DoD Upholds Privacy in Alleged Sexual Misconduct Case
By Linda D. Kozaryn
American Forces Press Service
WASHINGTON, Apr. 7, 2000 Defense officials are standing firm in maintaining the privacy of the general officers involved in the latest sexual misconduct allegations drawing media attention.
According to a March 30 story in "The Washington Times" newspaper, Army Lt. Gen. Claudia Kennedy accused Army Maj. Gen. Larry G. Smith of groping her in her Pentagon office in 1996. Kennedy is assigned here as the Army deputy chief of staff for intelligence. Smith is a special assistant to the commander of the Army Materiel Command and at the time of the allegation was commander of the Army Security Assistance Command in Alexandria, Va.
The day after the story appeared, Defense Secretary William S. Cohen acknowledged to reporters that he had heard about the complaint, but added, "I have not had any discussion on the subject matter. And frankly, since a complaint has been filed, I am not in a position to comment, other than to say we maintain a zero-tolerance policy, that no harassment at any level is going to be acceptable or tolerated, and that the process should go forward and will go forward."
Pentagon spokesman Adm. Craig Quigley held this ground despite reporters' repeated queries at Pentagon news briefings April 4 and 6.
"Any time that an allegation is made against an individual in the armed forces, both the individual that makes the allegation and the individual against whom the allegation is made have every right to expect discreetness in the pursuit of investigation into those allegations," he said.
Some allegations prove grounded and some do not, he added. Military people do not surrender their rights to privacy, he said, regardless of their rank or the fact they serve in the armed forces. Quigley said DoD has a good track record of disclosing the details -- after an investigation is finished.
"And that is the appropriate time to do it," he stressed.
The services have faced several highly visible sexual harassment cases in recent years. The Navy dealt with sexual assault and cover-up charges stemming from the 1991 Tailhook Association convention in Las Vegas. The Army dealt with charges against drill instructors at Aberdeen Proving Ground in 1997. Following this the Army set up a hotline for victims and drill instructors at Fort Leonard Wood, Mo., Fort Jackson, S.C., Fort Lee, Va., Fort Sam Houston, Texas and Fort McClellan, Ala.
Also in 1997, a retired female soldier accused the Army's then-top enlisted soldier, Sgt. Maj. of the Army Gene McKinney, of sexual assault. Other women came forward alleging sexual misconduct. McKinney faced 20 specifications at court-martial and was convicted in 1998 of only one, obstruction of justice. He was reduced to master sergeant and reprimanded.
Three other recent cases involved general officers. Air Force Gen. Joseph Ralston's involvement in an extramarital affair more than a decade ago derailed his chances to be chairman of the Joint Chiefs of Staff in 1997.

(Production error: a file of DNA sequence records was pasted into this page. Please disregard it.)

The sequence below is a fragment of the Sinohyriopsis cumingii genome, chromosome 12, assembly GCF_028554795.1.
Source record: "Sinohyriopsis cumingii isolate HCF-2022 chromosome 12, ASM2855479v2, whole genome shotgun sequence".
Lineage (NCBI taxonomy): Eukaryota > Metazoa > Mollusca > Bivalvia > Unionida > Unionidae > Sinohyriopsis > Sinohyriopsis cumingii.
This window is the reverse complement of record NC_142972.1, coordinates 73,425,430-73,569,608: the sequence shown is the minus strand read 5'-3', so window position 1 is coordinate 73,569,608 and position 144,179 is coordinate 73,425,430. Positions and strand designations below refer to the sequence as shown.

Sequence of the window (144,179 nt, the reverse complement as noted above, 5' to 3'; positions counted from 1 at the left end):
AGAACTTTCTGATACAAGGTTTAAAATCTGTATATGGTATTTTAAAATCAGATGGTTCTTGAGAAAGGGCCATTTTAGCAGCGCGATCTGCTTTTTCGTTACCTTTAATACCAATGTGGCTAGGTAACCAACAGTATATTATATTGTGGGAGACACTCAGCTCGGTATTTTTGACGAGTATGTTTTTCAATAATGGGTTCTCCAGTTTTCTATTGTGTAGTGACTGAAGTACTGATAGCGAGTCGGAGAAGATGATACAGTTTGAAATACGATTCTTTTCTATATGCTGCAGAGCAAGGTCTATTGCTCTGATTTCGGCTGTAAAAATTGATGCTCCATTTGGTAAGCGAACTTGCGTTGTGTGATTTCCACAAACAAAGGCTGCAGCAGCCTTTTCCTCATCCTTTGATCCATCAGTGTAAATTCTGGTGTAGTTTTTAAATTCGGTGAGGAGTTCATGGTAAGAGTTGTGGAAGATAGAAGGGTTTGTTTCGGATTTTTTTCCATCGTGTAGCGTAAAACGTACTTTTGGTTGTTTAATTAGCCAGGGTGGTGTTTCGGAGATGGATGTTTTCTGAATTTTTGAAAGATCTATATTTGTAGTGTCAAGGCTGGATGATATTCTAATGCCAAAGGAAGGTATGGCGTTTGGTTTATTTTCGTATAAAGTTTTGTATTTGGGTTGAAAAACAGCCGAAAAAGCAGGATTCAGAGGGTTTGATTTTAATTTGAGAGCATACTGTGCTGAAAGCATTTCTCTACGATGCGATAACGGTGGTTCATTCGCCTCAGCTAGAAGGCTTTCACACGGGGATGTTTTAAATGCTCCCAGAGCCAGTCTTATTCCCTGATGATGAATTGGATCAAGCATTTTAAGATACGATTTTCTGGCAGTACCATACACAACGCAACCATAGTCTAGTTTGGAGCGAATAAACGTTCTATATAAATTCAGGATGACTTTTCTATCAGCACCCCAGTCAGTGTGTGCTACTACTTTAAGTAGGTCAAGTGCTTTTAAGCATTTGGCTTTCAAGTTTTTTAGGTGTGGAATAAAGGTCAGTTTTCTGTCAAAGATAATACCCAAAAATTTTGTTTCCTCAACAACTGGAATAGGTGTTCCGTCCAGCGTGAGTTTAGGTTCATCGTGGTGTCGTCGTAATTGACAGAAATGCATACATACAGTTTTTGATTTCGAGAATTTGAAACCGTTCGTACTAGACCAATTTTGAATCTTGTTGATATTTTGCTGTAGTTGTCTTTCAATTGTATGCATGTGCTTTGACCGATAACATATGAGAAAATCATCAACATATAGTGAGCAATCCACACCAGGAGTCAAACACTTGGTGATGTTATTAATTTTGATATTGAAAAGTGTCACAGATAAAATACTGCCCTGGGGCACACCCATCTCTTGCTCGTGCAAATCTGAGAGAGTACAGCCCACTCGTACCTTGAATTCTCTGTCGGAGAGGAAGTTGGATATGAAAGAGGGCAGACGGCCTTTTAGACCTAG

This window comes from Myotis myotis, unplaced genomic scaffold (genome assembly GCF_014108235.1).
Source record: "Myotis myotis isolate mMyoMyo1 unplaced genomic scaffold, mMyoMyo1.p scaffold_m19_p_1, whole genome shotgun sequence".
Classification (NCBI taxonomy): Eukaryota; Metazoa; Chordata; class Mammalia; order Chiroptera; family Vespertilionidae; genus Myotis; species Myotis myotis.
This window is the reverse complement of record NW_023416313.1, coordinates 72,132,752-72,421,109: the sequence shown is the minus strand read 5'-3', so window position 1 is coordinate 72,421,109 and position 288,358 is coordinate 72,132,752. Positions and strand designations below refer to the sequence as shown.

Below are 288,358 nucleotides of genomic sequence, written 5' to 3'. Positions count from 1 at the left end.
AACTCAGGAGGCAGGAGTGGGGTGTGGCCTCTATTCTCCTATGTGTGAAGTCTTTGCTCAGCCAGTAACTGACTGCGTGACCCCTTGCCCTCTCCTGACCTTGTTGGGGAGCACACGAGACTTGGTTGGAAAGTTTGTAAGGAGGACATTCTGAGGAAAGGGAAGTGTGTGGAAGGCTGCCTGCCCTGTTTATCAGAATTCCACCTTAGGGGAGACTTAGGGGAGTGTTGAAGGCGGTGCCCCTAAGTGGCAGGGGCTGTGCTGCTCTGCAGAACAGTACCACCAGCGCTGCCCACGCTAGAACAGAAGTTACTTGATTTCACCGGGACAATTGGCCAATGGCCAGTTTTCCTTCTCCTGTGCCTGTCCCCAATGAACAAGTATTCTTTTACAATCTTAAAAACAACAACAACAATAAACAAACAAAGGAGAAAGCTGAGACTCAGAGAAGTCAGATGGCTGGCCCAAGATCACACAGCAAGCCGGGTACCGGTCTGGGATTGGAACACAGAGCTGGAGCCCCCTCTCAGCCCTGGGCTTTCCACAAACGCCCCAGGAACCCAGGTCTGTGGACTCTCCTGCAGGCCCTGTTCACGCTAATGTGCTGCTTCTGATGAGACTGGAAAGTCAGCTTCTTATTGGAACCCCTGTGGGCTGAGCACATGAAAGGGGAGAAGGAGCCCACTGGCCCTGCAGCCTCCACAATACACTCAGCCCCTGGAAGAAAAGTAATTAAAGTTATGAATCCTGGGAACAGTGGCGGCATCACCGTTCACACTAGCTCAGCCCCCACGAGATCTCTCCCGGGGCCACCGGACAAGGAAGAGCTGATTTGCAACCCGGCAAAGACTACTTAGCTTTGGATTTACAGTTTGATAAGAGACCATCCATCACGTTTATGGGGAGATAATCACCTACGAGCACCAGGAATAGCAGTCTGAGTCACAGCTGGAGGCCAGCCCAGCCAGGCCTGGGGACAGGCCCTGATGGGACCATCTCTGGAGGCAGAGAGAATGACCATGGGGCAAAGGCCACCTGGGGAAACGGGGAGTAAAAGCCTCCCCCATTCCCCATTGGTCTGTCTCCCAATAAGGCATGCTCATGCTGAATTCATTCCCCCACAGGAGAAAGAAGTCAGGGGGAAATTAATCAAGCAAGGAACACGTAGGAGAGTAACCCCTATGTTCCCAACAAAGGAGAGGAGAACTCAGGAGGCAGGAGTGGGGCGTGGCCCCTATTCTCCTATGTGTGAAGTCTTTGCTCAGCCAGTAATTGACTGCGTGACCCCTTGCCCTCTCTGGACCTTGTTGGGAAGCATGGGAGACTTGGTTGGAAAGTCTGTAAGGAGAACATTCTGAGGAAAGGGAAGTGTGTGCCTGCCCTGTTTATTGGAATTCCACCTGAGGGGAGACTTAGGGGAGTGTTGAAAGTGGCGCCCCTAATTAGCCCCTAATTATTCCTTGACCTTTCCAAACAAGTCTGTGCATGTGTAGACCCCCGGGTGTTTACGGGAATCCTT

Retired Army Maj. Gen. David Hale was called back to active duty to face sex-related charges in a court-martial at Fort Lewis, Wash. Found guilty in March 1999 of seven counts of conduct unbecoming an officer and one of making an intentionally false official statement, Hale was reprimanded, ordered to forfeit $12,000 in retired pay and fined $10,000. Army Secretary Louis Caldera later permanently reduced Hale's retired rank to brigadier general retroactive to March 1, 1998, the date Hale retired.
In November 1999, Caldera demoted Maj. Gen. John J. Maher III, a former vice director for the Joint Chiefs of Staff, forcing him to retire as a colonel for having adulterous affairs with the wives of two subordinates. "There is no place in the Army for this behavior," Mr. Caldera said at the time.
Two months later, the U.S. Army's former top enlisted man in Europe, Command Sgt. Maj. Riley C. Miller, lost his appeal of the punishment he received for fraternizing with this female driver.
When reporters observed that DoD had at least confirmed the launch of the earlier investigations, Quigley replied that the military doesn't use a "cookie cutter" approach in such cases. "Each is treated in its own special and unique way based on the circumstances before us," he said.
Without addressing specific, current news reports regarding Kennedy and Smith, Quigley said the military firmly intends to eliminate sexual harassment from its ranks. "It is our most fervent goal that there would never be any instances of sexual harassment in the armed forces," he said.
Defense officials welcome increased awareness about the issue among service members and declines in the number of reported incidents, the admiral said. "We're heartened by an individual that takes proper action and we hope that those trends continue," he concluded.